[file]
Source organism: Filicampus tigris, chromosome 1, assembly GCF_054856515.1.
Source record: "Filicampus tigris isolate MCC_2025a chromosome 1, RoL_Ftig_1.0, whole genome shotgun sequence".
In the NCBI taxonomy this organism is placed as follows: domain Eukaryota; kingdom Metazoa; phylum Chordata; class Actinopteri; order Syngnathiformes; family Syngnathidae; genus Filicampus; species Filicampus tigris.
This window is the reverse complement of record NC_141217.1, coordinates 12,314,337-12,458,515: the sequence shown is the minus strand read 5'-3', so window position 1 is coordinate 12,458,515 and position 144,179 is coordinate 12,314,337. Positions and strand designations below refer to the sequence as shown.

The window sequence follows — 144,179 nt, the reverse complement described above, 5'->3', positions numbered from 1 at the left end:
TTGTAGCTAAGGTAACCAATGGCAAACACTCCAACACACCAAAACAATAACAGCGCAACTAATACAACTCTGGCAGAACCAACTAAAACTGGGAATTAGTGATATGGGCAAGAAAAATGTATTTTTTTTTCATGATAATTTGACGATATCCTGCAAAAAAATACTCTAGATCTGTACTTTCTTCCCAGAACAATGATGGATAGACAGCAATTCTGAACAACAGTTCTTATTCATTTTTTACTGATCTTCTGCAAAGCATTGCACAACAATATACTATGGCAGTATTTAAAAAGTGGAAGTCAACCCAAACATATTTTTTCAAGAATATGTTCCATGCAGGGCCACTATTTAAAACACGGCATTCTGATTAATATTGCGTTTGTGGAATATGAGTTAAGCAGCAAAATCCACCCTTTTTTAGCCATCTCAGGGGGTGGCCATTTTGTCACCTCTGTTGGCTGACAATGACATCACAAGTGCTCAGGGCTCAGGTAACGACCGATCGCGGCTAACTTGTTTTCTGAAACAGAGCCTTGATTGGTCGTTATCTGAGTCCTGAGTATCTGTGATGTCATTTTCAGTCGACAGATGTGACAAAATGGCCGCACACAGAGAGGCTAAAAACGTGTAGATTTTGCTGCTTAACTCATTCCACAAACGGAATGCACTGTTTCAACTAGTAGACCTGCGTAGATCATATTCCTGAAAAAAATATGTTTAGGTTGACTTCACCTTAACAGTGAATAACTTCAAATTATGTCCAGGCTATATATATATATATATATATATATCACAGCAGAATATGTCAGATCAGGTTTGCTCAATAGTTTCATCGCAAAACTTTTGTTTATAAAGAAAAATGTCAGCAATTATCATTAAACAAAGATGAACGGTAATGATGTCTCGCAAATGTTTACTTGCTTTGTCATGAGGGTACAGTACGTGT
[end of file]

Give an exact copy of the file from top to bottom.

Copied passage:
Source organism: Filicampus tigris, chromosome 1, assembly GCF_054856515.1.
Source record: "Filicampus tigris isolate MCC_2025a chromosome 1, RoL_Ftig_1.0, whole genome shotgun sequence".
In the NCBI taxonomy this organism is placed as follows: domain Eukaryota; kingdom Metazoa; phylum Chordata; class Actinopteri; order Syngnathiformes; family Syngnathidae; genus Filicampus; species Filicampus tigris.
This window is the reverse complement of record NC_141217.1, coordinates 12,314,337-12,458,515: the sequence shown is the minus strand read 5'-3', so window position 1 is coordinate 12,458,515 and position 144,179 is coordinate 12,314,337. Positions and strand designations below refer to the sequence as shown.

The window sequence follows — 144,179 nt, the reverse complement described above, 5'->3', positions numbered from 1 at the left end:
TTGTAGCTAAGGTAACCAATGGCAAACACTCCAACACACCAAAACAATAACAGCGCAACTAATACAACTCTGGCAGAACCAACTAAAACTGGGAATTAGTGATATGGGCAAGAAAAATGTATTTTTTTTTCATGATAATTTGACGATATCCTGCAAAAAAATACTCTAGATCTGTACTTTCTTCCCAGAACAATGATGGATAGACAGCAATTCTGAACAACAGTTCTTATTCATTTTTTACTGATCTTCTGCAAAGCATTGCACAACAATATACTATGGCAGTATTTAAAAAGTGGAAGTCAACCCAAACATATTTTTTCAAGAATATGTTCCATGCAGGGCCACTATTTAAAACACGGCATTCTGATTAATATTGCGTTTGTGGAATATGAGTTAAGCAGCAAAATCCACCCTTTTTTAGCCATCTCAGGGGGTGGCCATTTTGTCACCTCTGTTGGCTGACAATGACATCACAAGTGCTCAGGGCTCAGGTAACGACCGATCGCGGCTAACTTGTTTTCTGAAACAGAGCCTTGATTGGTCGTTATCTGAGTCCTGAGTATCTGTGATGTCATTTTCAGTCGACAGATGTGACAAAATGGCCGCACACAGAGAGGCTAAAAACGTGTAGATTTTGCTGCTTAACTCATTCCACAAACGGAATGCACTGTTTCAACTAGTAGACCTGCGTAGATCATATTCCTGAAAAAAATATGTTTAGGTTGACTTCACCTTAACAGTGAATAACTTCAAATTATGTCCAGGCTATATATATATATATATATATATATCACAGCAGAATATGTCAGATCAGGTTTGCTCAATAGTTTCATCGCAAAACTTTTGTTTATAAAGAAAAATGTCAGCAATTATCATTAAACAAAGATGAACGGTAATGATGTCTCGCAAATGTTTACTTGCTTTGTCATGAGGGTACAGTACGTGT